Most of the problems in the film seem to come from the fact that Joe was the youngest looper ever recruited, and proved to be much more intelligent than most of his peers. Something realized by Abe (Jeff Daniels), but not immediately recognized as dangerous.

Major SPOILERS alert

The early example of Seth (played by Paul Dano)went to demonstrate not only the danger of not closing your loop, but also the nature of time travel. Choices made affect the future, but only when they’re made, so when future Seth made the choice to sing a childhood song that made now Seth pause, and prevent killing him, all the bad things that followed did not immediately catch up with future Seth, they only happened once the actions were taken by and upon now Seth. If future Seth hadn’t been removed from his timeline, the actions taken against young Seth would have appeared instantaneous to him, but since the actions taken were after he travelled to the now, their affects only appeared as they were done to young Seth, to gruesome effect. Bruce Willis’ Joe described it as foggily remembering the actions of now Joe (JGL) but only as, or after, now Joe had done them. He maintained many of his memories, even after he had changed the past (as shown in the fast forward dreamlike sequence of his life after he had ‘originally’ killed himself). One thing to note, and something I’m not clear on (and a reason to see the film again), the woman future Joe loved and married, the woman who managed to get him of ‘drops’ (Joe’s drug of choice) face morphed in Joe’s memory into a blend of the original (Qing Xu) and Sara’s (Emily Blunt) after Sara took the time to ease now Joe’s withdrawal, winning his affection. It is after this scene that old Joe is very protective of his picture of his dead / future wife, and it’s not seen on screen again, potentially, because it’s been changed.

In marketing the film, they glossed over, almost failed to mention the TK element in the film. This greatly reduced my (as a film goer) expectation of its importance. I was very happy to see this, as too many films (even TV shows) give away too much information in the trailers that make it impossible to not figure out the major plot points – the tendency to ‘show all the good parts’. They could’ve even cut a trailer showing the film as a sort of ‘reverse terminator’ – a looper sent back to the past to prevent the takeover of the mob by a blood thirsty, brutal maniac known simply as “The Rainmaker”. If I was to continue this list of ‘what they did right’ – this review would be even longer. I will switch gears to little things that could have been done better. Much was done to show that vehicles had been converted to run on solar power, and electricity in general BUT in several scenes as these trucks rumbled past, they rumbled with the sound of a combustion engine. Bruce Willis’ delay in getting into the time machine (to face his death) somehow caused a delay in his exiting – wouldn’t the time machine be set for a certain time and place? If bodies were so hard to get rid of in the future, how come Bruce Willis, a hit man again, in the future, wasn’t in jail? What was done with his wife’s body to prevent authorities looking for her? And for that matter, why risk sending live bodies back at all? Why not kill someone then zap them back in time to a volcano, to dispose of the body?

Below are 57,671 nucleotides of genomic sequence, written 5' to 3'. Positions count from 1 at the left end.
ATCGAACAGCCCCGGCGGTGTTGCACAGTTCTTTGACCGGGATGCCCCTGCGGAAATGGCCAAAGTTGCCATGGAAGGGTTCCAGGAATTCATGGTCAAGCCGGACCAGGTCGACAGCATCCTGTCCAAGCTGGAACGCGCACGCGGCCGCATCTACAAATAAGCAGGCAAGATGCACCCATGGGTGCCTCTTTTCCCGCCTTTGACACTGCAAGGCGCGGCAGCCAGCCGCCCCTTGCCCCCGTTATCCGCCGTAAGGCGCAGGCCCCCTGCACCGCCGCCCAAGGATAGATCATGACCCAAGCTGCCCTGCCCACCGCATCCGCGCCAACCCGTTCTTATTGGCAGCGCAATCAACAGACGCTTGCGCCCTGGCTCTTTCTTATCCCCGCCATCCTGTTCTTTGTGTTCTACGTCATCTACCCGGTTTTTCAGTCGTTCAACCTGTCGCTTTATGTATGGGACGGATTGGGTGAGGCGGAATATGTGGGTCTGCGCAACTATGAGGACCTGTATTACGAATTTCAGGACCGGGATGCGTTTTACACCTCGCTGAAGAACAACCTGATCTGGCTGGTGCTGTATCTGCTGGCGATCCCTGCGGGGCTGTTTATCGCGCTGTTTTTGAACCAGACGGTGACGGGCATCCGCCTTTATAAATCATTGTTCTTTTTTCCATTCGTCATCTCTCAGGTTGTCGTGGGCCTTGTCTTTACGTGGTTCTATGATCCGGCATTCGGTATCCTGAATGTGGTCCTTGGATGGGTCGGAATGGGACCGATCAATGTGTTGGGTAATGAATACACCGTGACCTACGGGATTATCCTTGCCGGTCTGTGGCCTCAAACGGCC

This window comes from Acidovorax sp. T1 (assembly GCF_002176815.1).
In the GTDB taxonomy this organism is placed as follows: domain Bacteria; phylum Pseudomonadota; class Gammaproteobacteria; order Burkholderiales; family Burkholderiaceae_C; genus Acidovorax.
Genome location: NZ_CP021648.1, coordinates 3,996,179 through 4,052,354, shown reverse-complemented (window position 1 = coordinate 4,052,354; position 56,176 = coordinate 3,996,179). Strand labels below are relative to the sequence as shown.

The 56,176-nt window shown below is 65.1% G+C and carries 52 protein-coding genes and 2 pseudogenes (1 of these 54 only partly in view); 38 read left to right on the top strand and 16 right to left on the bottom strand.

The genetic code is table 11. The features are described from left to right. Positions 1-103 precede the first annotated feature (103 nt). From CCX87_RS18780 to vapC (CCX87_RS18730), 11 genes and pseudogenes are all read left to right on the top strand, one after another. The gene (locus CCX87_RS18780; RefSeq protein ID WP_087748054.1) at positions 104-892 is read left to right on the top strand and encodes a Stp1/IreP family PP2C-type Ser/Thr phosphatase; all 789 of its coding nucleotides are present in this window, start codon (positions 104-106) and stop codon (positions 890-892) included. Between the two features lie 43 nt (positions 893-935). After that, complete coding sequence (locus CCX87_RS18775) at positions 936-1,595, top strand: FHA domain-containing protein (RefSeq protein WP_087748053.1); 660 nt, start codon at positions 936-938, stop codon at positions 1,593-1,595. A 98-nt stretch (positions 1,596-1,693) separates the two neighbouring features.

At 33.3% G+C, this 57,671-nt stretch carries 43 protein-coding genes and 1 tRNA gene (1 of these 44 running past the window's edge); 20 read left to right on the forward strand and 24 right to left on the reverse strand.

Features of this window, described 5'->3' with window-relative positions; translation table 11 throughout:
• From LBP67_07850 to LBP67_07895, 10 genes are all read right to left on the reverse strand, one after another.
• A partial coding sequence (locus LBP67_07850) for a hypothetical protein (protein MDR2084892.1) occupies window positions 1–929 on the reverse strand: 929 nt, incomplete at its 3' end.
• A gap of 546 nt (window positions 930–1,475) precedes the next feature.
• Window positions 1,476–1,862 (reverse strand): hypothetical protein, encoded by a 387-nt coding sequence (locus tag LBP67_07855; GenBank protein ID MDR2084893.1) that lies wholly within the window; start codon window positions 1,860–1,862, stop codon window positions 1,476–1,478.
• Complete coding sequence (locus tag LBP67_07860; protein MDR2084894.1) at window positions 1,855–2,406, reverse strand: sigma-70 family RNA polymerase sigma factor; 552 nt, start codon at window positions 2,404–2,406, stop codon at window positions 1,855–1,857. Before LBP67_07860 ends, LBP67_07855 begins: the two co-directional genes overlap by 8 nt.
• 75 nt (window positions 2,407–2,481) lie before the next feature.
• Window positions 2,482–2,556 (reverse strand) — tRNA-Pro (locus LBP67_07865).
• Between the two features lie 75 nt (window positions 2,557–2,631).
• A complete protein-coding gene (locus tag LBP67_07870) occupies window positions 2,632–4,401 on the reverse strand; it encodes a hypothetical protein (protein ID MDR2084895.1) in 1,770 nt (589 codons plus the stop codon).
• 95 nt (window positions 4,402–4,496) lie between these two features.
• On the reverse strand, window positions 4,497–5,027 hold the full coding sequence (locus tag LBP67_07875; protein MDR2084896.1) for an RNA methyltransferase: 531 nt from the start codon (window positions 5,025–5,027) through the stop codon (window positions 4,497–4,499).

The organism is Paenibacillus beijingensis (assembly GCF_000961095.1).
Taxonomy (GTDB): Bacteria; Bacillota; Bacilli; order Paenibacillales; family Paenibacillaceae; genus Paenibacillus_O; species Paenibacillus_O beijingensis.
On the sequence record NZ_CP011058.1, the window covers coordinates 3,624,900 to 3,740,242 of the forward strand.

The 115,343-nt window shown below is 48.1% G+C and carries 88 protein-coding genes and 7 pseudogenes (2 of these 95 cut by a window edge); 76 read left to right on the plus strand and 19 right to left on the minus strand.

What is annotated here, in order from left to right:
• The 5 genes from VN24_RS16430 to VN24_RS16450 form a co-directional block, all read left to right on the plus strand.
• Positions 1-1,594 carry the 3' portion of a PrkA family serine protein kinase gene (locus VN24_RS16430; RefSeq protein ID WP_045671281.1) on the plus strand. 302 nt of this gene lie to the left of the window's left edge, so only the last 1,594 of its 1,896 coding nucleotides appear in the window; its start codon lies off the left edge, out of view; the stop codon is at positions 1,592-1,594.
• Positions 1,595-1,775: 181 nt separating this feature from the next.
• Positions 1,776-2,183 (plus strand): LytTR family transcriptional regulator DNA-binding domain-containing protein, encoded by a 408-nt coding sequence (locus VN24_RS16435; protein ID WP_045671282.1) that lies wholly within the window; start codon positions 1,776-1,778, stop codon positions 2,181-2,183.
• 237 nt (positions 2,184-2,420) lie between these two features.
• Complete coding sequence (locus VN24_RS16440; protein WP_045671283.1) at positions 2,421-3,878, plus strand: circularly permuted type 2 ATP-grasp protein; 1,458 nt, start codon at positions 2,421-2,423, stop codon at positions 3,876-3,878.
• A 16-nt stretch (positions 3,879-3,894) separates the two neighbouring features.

Most of these questions are minor at the least, and I’m sure they could be relatively explained in a satisfactory manner with a greater fleshing out of the world – which isn’t necessarily needed. All it boils down to is this: Rian Johnson’s directorial style seems like a blend of Martin Scorsese and Terry Gilliam. Great characters and great set pieces lead to a great escapist movie. Joseph Gordon-Levitt’s performance (almost impersonation) of a young Bruce Willis, overcame the limits imposed on him by the prosthetics.

An interesting subtext to the movie is consequence, most time travel movies deal with that (Butterfly Effect), but one obvious question comes up – what is the difference between young Joe and old Joe that would make it reasonable to old Joe to kill a child. For young Joe, it’s repugnant. For old Joe, it does seem unpleasant but something that he feels he has no choice but to do. It comes to that old theoretical question, if you were able to go back in time, would you go back and kill Hitler as a child? Theoretically, you’d be killing an innocent, would his future crimes justify the killing of that child?

Everything else being said, the performance put in by Pierce Gagnon as Cid was lynchpin in pulling the story together. As a child actor, his ability to convey both innocence and menace is amazing, and I’ll not take from Rian Johnson’s ability as a director by saying so. This child, introduced so innocently midway through the second act of the film becomes the line in the sand and the impetus to all that happens. Watching him at such a young age you can see the life choices as they’ll become laid out for him, and the influences on his future decision process that the other characters (will) play.

This film is a win, it’s a good bet you’ll enjoy it if you’re a scifi fan, or a good story fan, even as a romance (Blunt’s performance as an ex addict dealing with guilt and an extraordinary burden is very good) it’s a win. I think anyone wanting quick answers and simplistic plot may (and that’s just may) be disappointed in this film – and I, as one, am glad films are still being made for people who enjoy being challenged.

 Yours,
Ash

 

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About Ash

Paul Ash is that special kind of person who sees the best in everyone, except himself. His self loathing comedy is peppered with rural charm and big city cynicism. This “muppet king of comedy” has been described as the “encyclopaedia of funny” and has an over ten year relationship with the Festival Just For Laughs, the world’s largest stand-up comedy fest.